In Ilocos Sur, glut forces woman to give away mangoes
Rather than sell them at a low price, a cacao farmer in Salcedo town, Ilocos Sur province, packed in plastic bags the ripe mangoes she had harvested from her trees and hung them on her fence for anyone to take for free.
Emmylou Arruejo Jomero, who also produces chocolate and other cacao products, said she had thought of giving away the mangoes because an unexpected glut had pushed down the mango retail price to P15 a kilogram.
“Some traders were texting me that they would buy my mangoes by ‘tiklis’ (baskets) at P10 a kg. I told them I’d rather give them away,” Jomero said.
In the past two years, her mango trees had not fruited, she said, but this year, they suddenly flowered.
Aida Quiros, the municipal agriculturist, said climate change could have prevented the mango trees from bearing fruits.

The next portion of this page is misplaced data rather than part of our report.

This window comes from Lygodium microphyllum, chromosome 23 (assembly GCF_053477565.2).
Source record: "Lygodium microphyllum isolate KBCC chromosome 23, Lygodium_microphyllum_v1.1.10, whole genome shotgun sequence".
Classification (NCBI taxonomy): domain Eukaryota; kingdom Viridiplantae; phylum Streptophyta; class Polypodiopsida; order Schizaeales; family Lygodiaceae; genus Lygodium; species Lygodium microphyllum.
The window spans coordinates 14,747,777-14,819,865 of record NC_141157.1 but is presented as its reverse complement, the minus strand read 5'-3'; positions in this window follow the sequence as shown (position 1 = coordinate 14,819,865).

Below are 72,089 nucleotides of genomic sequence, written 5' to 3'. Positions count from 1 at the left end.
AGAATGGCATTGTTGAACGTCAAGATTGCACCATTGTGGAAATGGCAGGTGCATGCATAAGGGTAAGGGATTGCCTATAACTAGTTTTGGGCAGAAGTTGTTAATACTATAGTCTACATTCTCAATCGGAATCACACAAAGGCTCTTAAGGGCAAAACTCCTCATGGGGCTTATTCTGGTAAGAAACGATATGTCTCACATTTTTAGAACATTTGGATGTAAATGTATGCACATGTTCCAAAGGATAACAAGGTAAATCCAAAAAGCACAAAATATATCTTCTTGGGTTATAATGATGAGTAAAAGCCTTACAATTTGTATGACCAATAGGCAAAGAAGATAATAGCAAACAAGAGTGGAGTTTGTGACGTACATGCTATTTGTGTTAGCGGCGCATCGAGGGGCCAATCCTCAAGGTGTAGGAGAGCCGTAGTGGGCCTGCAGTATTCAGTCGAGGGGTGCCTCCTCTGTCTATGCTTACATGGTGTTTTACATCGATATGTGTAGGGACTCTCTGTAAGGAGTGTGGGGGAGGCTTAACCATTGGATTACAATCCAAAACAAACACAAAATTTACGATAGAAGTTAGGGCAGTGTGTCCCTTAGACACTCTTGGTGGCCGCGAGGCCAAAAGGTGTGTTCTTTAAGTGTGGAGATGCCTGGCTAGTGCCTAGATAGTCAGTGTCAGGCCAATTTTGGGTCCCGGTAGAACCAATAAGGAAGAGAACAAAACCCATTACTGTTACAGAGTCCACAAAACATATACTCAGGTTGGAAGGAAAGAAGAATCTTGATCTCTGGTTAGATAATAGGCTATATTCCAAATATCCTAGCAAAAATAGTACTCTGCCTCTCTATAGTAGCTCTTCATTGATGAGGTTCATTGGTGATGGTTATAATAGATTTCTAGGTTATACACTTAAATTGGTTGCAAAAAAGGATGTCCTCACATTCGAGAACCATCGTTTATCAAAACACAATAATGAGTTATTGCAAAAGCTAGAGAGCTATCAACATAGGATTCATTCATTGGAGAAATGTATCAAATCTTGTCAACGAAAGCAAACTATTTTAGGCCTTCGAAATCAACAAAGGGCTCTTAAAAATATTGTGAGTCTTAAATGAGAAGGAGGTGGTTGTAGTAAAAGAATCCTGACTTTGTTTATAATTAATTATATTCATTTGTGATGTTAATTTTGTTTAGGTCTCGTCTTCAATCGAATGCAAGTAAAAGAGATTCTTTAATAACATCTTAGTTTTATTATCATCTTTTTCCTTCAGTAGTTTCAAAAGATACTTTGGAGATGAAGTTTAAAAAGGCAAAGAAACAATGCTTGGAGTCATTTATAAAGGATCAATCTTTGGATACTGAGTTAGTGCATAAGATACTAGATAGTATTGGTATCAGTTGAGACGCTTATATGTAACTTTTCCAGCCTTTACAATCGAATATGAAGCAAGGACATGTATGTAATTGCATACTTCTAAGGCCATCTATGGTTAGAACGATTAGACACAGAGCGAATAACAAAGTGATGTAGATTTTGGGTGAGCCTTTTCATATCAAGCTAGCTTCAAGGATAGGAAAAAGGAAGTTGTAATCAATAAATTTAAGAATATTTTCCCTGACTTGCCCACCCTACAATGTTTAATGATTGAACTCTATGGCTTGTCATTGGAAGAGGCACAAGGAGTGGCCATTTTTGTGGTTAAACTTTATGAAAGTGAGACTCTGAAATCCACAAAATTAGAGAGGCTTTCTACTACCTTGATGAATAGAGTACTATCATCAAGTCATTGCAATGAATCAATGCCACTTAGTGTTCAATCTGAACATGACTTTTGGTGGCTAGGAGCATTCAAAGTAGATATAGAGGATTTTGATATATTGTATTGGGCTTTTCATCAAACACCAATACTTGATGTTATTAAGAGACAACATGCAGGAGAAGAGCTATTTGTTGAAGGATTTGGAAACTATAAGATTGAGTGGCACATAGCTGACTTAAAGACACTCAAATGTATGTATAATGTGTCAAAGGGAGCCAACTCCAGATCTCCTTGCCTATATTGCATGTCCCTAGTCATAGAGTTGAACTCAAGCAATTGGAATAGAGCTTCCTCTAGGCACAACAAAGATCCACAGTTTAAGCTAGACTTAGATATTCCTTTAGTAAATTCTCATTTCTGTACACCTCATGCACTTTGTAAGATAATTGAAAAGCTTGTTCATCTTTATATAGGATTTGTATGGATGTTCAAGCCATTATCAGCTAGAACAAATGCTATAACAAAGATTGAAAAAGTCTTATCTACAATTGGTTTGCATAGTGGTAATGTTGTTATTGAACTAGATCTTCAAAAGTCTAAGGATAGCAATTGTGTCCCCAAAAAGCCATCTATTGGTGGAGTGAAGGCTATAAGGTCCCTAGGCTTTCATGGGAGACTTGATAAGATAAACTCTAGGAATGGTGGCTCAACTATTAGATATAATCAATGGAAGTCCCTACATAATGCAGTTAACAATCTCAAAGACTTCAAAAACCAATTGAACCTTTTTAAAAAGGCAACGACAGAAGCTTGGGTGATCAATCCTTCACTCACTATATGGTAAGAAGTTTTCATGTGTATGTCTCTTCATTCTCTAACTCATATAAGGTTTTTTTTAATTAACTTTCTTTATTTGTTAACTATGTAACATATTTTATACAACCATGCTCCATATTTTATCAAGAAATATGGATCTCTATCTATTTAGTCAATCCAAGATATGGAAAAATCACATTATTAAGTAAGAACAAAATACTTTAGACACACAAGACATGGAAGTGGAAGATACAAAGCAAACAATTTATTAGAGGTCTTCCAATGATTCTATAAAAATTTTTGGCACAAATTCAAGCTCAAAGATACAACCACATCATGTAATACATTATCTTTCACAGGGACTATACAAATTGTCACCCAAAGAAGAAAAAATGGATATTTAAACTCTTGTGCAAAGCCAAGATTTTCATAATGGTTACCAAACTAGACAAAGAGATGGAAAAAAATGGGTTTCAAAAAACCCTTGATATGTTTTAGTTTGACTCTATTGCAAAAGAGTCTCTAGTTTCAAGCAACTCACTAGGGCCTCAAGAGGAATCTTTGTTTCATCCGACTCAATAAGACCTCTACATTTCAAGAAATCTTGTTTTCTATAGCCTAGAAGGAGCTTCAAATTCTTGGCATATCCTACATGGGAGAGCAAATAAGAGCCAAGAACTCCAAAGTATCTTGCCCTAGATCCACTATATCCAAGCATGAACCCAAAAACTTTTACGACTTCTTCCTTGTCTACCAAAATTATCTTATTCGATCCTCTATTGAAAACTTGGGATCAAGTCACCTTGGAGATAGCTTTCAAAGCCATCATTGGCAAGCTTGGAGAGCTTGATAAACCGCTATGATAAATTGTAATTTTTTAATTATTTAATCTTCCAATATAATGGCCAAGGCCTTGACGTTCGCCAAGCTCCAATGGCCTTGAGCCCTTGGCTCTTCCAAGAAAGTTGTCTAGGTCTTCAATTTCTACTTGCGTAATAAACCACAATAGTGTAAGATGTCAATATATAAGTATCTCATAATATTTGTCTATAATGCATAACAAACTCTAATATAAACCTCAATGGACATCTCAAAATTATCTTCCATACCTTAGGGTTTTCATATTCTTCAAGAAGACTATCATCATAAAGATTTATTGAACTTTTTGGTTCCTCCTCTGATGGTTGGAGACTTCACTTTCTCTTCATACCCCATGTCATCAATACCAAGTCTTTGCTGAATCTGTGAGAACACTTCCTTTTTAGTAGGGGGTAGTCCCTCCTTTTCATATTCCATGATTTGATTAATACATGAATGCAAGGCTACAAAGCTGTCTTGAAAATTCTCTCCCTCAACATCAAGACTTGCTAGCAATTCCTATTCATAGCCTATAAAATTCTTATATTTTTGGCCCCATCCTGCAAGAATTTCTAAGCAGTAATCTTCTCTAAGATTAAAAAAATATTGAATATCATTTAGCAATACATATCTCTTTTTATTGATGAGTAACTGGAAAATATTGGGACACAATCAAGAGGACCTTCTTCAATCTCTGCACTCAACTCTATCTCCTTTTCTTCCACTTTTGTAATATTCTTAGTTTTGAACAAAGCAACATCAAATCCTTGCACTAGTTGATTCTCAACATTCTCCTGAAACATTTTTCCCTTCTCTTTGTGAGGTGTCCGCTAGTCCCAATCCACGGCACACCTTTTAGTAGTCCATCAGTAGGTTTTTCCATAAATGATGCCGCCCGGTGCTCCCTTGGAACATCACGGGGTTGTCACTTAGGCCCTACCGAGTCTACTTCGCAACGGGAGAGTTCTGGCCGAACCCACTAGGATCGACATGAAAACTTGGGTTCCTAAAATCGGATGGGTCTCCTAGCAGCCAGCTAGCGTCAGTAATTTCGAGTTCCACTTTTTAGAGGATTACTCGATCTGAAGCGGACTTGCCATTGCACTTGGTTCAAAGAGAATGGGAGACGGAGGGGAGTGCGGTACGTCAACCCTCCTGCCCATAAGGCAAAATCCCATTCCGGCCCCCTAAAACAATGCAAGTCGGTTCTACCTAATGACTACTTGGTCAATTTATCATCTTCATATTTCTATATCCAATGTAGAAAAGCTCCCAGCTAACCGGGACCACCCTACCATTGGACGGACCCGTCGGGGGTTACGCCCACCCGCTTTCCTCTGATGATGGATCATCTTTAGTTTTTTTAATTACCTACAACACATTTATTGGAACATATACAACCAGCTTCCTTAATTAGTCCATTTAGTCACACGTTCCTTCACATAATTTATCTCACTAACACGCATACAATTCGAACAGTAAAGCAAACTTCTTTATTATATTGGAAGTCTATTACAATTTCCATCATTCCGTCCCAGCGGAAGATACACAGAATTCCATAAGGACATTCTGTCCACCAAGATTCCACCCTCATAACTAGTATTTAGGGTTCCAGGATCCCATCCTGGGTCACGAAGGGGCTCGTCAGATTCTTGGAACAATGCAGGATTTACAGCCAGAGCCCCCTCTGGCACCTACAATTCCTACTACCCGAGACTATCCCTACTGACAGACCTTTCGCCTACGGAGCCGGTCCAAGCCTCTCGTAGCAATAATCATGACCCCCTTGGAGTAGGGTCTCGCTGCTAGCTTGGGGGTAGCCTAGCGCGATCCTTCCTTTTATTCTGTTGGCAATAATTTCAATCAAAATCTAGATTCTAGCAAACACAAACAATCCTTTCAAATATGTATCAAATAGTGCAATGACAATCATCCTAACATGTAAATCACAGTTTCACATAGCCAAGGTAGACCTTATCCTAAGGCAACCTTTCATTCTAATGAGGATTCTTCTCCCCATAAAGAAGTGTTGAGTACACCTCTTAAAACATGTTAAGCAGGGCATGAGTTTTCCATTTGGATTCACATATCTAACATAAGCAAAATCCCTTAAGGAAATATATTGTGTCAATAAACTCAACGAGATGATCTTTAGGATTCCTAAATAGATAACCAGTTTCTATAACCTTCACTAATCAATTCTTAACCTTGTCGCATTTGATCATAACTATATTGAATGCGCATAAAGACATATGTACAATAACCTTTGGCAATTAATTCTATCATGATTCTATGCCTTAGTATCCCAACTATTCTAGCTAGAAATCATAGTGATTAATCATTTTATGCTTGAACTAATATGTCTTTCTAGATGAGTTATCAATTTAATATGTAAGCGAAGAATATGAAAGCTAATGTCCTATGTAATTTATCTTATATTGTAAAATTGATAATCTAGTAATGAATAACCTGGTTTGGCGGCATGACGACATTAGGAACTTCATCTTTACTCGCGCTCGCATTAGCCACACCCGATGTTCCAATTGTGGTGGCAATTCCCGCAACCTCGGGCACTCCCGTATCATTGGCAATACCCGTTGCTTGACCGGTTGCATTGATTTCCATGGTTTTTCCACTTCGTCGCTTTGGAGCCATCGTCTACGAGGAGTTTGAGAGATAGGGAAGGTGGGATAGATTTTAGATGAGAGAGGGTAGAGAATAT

A fourth-class municipality (population: 11,290 as of 2015), Salcedo is one of Ilocos Sur’s mango-producing areas. But it is known more for its rambutan and cacao, its “one town, one product.”
Quiros said mango harvest in the town was usually in February and March. But until now, mangoes are still being harvested, she said. —GABRIEL CARDINOZA
Subscribe to INQUIRER PLUS to get access to The Philippine Daily Inquirer & other 70+ titles, share up to 5 gadgets, listen to the news, download as early as 4am & share articles on social media. Call 896 6000.